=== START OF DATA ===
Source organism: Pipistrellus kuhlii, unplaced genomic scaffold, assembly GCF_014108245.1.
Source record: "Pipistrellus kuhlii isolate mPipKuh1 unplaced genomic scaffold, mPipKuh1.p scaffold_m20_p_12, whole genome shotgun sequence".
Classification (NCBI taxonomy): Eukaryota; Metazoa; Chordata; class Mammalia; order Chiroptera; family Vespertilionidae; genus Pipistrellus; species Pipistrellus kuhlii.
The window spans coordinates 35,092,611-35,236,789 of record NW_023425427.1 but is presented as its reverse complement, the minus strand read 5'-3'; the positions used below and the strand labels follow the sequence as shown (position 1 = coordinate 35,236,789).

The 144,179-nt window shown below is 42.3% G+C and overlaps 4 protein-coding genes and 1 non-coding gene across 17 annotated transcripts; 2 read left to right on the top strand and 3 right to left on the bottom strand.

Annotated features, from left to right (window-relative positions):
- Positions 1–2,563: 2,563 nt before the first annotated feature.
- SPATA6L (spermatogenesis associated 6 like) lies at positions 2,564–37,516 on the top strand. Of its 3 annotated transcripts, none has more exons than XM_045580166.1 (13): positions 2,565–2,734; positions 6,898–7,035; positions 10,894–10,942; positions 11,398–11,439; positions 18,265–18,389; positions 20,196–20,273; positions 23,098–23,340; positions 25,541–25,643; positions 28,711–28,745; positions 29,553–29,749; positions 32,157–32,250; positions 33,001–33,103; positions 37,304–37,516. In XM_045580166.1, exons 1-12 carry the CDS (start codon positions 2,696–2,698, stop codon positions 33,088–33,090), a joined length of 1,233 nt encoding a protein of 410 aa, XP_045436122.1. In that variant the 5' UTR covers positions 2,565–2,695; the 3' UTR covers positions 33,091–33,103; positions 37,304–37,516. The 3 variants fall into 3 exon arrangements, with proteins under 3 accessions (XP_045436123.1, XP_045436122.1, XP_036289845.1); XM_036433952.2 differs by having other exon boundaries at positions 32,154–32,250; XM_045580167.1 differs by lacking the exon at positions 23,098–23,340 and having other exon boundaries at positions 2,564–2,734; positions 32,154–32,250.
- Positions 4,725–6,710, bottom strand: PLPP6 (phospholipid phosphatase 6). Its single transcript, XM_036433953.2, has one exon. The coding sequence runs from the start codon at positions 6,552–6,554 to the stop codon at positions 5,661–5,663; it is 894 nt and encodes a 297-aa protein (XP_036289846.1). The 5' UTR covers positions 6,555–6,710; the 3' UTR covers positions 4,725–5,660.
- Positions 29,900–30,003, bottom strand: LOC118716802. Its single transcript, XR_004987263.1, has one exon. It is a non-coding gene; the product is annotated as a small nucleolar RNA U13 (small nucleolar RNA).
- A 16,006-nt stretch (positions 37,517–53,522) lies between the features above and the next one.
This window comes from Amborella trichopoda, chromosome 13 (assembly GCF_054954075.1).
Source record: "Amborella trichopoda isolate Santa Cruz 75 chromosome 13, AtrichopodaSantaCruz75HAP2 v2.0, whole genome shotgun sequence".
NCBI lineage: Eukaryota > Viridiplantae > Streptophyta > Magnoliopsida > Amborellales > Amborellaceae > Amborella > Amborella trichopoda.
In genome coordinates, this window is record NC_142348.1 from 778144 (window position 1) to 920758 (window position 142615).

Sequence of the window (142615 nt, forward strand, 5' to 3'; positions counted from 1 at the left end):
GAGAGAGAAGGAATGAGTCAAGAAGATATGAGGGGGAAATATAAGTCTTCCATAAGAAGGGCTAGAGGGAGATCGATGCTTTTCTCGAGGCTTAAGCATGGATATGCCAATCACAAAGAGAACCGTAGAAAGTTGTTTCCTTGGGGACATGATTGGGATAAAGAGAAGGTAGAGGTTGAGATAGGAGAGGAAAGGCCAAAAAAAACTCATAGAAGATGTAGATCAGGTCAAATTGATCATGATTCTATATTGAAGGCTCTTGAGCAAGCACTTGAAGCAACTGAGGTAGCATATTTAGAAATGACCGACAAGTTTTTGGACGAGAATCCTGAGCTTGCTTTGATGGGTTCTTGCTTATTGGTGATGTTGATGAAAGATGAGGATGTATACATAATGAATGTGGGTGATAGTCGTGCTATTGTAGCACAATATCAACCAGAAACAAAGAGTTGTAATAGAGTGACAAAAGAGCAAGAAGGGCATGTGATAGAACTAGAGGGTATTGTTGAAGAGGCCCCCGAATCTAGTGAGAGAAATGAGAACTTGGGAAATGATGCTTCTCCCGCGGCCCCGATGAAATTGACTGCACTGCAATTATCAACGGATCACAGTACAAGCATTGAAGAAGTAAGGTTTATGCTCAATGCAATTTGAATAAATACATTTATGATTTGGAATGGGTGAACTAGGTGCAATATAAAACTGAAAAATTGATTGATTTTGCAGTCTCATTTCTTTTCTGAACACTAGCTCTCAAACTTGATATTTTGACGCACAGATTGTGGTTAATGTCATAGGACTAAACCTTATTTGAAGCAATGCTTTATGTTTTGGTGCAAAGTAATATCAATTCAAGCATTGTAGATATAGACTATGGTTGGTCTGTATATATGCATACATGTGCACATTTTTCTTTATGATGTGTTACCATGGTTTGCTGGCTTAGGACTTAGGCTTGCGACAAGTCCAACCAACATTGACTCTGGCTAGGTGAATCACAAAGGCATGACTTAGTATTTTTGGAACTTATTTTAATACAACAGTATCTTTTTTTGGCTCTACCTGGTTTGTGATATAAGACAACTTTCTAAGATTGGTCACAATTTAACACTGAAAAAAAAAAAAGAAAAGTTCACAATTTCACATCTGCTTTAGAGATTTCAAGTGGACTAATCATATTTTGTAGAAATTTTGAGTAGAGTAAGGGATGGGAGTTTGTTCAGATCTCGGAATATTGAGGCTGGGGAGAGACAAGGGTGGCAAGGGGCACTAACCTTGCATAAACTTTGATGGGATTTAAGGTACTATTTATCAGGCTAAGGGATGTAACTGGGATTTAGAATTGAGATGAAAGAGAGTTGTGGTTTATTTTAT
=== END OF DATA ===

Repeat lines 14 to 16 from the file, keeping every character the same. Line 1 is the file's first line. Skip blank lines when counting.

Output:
NCBI lineage: Eukaryota > Viridiplantae > Streptophyta > Magnoliopsida > Amborellales > Amborellaceae > Amborella > Amborella trichopoda.
In genome coordinates, this window is record NC_142348.1 from 778144 (window position 1) to 920758 (window position 142615).

Sequence of the window (142615 nt, forward strand, 5' to 3'; positions counted from 1 at the left end):